Lake Sutherland property owners OK management district

Peninsula Daily News

LAKE SUTHERLAND — Landowners have approved a 10-year extension of a management district to eradicate Eurasian milfoil.

Votes on continuing eradication of the invasive underwater plant from the 300-acre lake through Lake Sutherland Management District 2 were counted Tuesday.

Approving the district were 10,159 votes, or 88.19 percent, while 1,360 votes, or 11.81 percent, voted against it.

Property owners who have direct access to Lake Sutherland will be taxed $50 per parcel to fund milfoil control efforts for another decade. Assessment will begin Jan. 1.

Ballots were sent to each landowner holding an interest in parcels within the proposed boundaries of the district.

One vote is allowed for each dollar of assessment proposed. Owners with fractionalized interests in parcels cast votes in proportion to their interest.

Of 396 ballots mailed, 240 were received. Out of a possible 18,809 votes, 11,519 were received for a voter turnout of 61.24 percent.

Original ballots were mailed July 11, with a due date of Monday.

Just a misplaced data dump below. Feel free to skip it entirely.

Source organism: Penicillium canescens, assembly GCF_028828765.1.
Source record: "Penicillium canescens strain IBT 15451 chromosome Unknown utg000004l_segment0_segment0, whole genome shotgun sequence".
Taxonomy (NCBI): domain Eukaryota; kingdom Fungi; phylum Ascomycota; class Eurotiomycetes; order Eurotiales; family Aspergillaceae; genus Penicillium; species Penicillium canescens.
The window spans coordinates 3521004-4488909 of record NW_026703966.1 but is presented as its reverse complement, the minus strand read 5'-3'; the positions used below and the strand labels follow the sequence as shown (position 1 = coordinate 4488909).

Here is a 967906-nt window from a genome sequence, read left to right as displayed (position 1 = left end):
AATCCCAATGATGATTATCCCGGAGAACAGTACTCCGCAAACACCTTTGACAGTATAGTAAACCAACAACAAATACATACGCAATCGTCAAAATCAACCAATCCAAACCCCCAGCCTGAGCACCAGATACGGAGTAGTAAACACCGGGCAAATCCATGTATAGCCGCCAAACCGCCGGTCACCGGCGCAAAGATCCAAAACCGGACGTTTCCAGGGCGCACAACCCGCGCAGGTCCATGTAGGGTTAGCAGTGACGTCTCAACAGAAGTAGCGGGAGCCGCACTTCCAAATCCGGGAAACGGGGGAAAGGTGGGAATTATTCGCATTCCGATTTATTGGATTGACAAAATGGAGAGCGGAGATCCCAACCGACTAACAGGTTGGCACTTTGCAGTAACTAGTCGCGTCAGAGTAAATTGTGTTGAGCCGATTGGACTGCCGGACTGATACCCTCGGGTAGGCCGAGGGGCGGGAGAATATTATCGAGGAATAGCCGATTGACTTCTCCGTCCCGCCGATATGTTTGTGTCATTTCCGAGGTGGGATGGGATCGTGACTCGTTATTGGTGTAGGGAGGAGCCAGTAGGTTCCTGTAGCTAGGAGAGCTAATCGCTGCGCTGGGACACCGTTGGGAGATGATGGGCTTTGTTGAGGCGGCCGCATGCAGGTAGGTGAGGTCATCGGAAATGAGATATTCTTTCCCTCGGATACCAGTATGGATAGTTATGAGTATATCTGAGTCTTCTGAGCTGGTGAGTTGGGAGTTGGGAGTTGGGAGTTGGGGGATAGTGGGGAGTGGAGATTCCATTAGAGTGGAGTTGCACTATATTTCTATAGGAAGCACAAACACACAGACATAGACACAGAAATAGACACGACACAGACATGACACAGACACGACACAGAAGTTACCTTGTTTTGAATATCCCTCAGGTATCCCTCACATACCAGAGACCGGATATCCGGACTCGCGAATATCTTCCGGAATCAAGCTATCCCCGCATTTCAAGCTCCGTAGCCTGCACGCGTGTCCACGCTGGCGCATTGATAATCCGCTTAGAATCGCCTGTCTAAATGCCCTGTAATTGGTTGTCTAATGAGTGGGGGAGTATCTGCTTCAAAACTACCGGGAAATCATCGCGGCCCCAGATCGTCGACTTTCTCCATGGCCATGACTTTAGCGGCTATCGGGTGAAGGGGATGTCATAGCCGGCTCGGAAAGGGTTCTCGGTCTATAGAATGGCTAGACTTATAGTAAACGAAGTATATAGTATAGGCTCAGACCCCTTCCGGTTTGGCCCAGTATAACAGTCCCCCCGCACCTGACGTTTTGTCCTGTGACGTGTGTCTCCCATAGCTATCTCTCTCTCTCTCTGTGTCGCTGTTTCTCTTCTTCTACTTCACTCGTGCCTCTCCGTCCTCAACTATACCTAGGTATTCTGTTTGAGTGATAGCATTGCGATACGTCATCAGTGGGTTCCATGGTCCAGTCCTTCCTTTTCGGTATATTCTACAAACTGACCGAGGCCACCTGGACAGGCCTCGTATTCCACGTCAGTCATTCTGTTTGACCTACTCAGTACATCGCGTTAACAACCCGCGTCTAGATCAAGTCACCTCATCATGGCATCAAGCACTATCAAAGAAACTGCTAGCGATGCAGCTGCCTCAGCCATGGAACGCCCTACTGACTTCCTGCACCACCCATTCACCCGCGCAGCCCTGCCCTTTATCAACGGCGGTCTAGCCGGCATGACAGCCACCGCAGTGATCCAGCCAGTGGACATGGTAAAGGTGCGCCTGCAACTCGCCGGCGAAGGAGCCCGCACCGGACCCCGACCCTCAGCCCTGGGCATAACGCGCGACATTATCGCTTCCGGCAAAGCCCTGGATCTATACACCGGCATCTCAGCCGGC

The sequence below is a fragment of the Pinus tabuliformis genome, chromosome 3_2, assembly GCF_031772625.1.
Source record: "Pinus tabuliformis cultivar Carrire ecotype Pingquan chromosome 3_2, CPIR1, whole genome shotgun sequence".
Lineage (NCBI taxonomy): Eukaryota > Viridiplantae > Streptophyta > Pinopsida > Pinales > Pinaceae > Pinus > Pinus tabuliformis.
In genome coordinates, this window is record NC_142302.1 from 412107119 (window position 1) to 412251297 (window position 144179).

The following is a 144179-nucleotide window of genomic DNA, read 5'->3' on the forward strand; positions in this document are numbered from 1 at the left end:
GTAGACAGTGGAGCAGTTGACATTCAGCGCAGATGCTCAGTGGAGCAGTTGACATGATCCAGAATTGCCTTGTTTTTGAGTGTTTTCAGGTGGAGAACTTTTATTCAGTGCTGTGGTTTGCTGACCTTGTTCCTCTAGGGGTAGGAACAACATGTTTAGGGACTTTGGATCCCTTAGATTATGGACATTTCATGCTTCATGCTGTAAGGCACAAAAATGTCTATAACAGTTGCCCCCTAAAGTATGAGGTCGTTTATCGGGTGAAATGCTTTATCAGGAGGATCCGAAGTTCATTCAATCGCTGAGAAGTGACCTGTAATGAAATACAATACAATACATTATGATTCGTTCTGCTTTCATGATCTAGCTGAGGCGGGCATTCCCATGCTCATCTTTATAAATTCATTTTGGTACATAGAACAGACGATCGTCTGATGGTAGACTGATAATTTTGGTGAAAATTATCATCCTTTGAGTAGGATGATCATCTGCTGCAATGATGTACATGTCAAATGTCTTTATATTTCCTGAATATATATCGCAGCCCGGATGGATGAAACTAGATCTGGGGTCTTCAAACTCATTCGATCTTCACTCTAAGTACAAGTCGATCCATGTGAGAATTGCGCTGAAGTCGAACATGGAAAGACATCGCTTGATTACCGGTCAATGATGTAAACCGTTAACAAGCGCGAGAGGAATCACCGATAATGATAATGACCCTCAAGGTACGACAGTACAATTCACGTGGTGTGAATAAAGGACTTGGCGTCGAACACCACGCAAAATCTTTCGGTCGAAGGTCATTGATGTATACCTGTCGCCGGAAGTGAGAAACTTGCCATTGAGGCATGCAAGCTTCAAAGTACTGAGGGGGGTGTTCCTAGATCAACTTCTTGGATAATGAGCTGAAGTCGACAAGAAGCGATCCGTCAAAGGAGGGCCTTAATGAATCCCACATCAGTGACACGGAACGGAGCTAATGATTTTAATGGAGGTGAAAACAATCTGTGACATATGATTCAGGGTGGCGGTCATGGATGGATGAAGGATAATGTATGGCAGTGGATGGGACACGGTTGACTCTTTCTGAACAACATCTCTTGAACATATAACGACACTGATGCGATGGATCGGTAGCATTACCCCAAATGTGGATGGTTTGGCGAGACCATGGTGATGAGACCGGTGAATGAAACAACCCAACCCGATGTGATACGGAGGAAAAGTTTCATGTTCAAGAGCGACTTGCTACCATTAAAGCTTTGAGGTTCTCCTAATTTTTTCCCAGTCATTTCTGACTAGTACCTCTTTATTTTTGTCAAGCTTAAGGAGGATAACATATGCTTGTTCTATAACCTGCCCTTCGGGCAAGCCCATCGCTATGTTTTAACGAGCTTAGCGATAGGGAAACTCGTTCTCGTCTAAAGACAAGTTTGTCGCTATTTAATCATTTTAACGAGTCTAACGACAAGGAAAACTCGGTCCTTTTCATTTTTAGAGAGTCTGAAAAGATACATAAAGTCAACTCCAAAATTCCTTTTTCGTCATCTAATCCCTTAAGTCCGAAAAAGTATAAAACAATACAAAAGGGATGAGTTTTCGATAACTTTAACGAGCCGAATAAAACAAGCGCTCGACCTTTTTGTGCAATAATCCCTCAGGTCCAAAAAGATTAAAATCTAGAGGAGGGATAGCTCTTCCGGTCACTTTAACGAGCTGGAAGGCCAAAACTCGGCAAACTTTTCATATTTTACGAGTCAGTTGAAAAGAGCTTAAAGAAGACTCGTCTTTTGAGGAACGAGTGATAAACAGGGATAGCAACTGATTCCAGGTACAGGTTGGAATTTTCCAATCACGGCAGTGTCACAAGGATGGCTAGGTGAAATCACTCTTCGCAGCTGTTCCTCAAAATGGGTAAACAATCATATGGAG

A mistake on an Excel spreadsheet caused different ZIP codes and street numbers to randomly appear on some return envelopes, said Clallam County Noxious Weed Coordinator Cathy Lucero, who took responsibility for the error.

When the mistake was discovered July 14, a second set of ballot packets was mailed to those who had not dropped off a ballot at the courthouse, along with an explanation of the error, Lucero said.

Lucero said then that those who returned a duplicate ballot would be counted only once, as all ballots are checked against a master sheet.

Ballots were tallied by Trish Holden, clerk of the Clallam County Board of Commissioners, and Lucero and Stan Creasey of the Auditor’s Office read the votes and verified the count.

An ordinance renewing the district will be presented to county commissioners for adoption in the next few weeks.

Lucero has said that past efforts to remove the plant from the lake west of Port Angeles have been successful, but more control is needed to prevent the aggressive species from reinfesting the lake.

Last modified: August 13. 2014 3:37PM
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